This news article featured in Issue no. 16 of CHSP’s July – August 2022 newsletter.
It is often the case in health and safety related news, to read about the Employer or Organisation being reprimanded by the Courts, for Health and Safety breaches. With rarely any mention of the Workers themselves experiencing any repercussions. This gives the impression that a Worker cannot be prosecuted for their part to play in unsafe practices. However, this is not the case. CHSP made it a mission to find an example where the worker was held to task. As in the case with this news story, where a self employed Scaffolder Contractor showed disregard of their own safety.
A HSE Inspector witnessed Gary Roser, a Scaffolder balancing on scaffold tubes approximately 8 metres high without wearing a harness. He was working on a self-employed basis on behalf of Giant Scaffolding Ltd. Please see photo pictured above included as an example of unsafe scaffold practice, (please note photo is unlikely to depict Gary Roser picture relates to workers working on behalf of a contractor other than Giant Scaffolding Ltd). It transpired there was a safety harness made available on site but it wasnt being used.
Mr Roser was fined by Hastings Magistrates Court for admitting a breach of The Work at Height Regulations 2005 regulation 4(1) which sets out the following:
“Every employer shall ensure that work at height is (a) properly planned; (b) appropriately supervised and (c) carried out in a manner which is so far as is reasonably practicable, safe.”
Mr Roser received a £750 fine and was ordered to pay £643 in costs proving a scaffolder worker can be held liable for unsafe practices that put themselves in danger.
The Company he worked for Giant Scaffolding was also fined £15,000 and £5,000 in costs under the same Work at Height Regulations 2005 regulation 4(1) after pleading guilty to the breach.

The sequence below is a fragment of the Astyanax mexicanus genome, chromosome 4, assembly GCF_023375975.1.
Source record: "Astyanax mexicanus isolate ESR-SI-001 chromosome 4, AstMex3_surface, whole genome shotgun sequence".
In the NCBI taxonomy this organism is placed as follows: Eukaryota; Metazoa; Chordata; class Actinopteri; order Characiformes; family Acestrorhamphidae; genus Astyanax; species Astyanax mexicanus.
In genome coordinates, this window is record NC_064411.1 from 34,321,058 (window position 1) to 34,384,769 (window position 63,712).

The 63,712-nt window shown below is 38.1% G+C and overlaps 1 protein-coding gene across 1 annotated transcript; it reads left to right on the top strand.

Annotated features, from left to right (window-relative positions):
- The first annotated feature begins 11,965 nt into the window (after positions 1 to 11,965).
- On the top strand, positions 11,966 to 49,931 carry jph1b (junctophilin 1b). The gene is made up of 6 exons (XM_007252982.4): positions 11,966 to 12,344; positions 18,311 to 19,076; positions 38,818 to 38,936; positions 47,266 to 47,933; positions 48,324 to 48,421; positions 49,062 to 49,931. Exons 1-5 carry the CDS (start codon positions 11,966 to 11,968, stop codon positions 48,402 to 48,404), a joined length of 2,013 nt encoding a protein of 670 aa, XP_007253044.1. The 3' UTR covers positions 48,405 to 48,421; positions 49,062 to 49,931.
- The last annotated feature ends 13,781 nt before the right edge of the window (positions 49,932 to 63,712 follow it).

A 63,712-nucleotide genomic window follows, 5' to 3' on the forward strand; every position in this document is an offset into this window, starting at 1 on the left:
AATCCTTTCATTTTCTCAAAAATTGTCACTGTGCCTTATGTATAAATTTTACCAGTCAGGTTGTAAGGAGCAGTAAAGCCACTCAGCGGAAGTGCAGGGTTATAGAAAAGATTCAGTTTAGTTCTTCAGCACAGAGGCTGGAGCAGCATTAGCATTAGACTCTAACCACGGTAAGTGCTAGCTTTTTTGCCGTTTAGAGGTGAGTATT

Work at Height Legislation & Guidance
The purpose of The Work at Height Regulations 2005 is to prevent death and injury caused by a fall from height. If you are an employer or you control work, for example a building owner or occupier that may contract others to work at height, the Regulations apply to you.
Scaffolders can refer to industry guidance on work at height such as NASC SG16:14 set out the requirement to have in place measures to prevent or mitigate falls from height.
Other legislation that can result in worker prosecutions
It is important for workers to be aware that there are two main ‘catch all’ pieces of legislation that are relevant to health and safety breaches of workers:
- The Health and Safety at Work Act 1974 and
- The Management of Health and Safety Regulations 1999
Therefore it is possible for workers to be prosecuted for failure to follow safe systems of work and use safety tools and equipment to keep themselves safe.
The Health and Safety at Work Act 1974 sets out the following:
“It shall be the duty of every employee while at work—
(a) to take reasonable care for the health and safety of himself and of other persons who may be affected by his acts or omissions at work; and
(b) as regards any duty or requirement imposed on his employer or any other person by or under any of the relevant statutory provisions, to co-operate with him so far as is necessary to enable that duty or requirement to be performed or complied with.
The Management of Health and Safety at Work Regulations states:
“Every employee shall use any machinery, equipment, dangerous substance, transport equipment, means of production or safety device provided to him by his employer in accordance both with any training in the use of the equipment concerned which has been received by him and the instructions respecting that use which have been provided to him by the said employer in compliance with the requirements and prohibitions imposed upon that employer by or under the relevant statutory provisions”
Bottom line is it is the responsibility of everyone to keep themselves safe and it shouldn’t take the threat of a prosecution to make any of us want to do that not only for ourselves but to set an example to others working around us. Our actions can have consequences in ways we may never anticipate, like a ripple effect in water, and so in the case of health and safety practice, make it a habit and then it wont seem like a chore, like driving, it will become automatic. No-one is too experienced to do the right thing!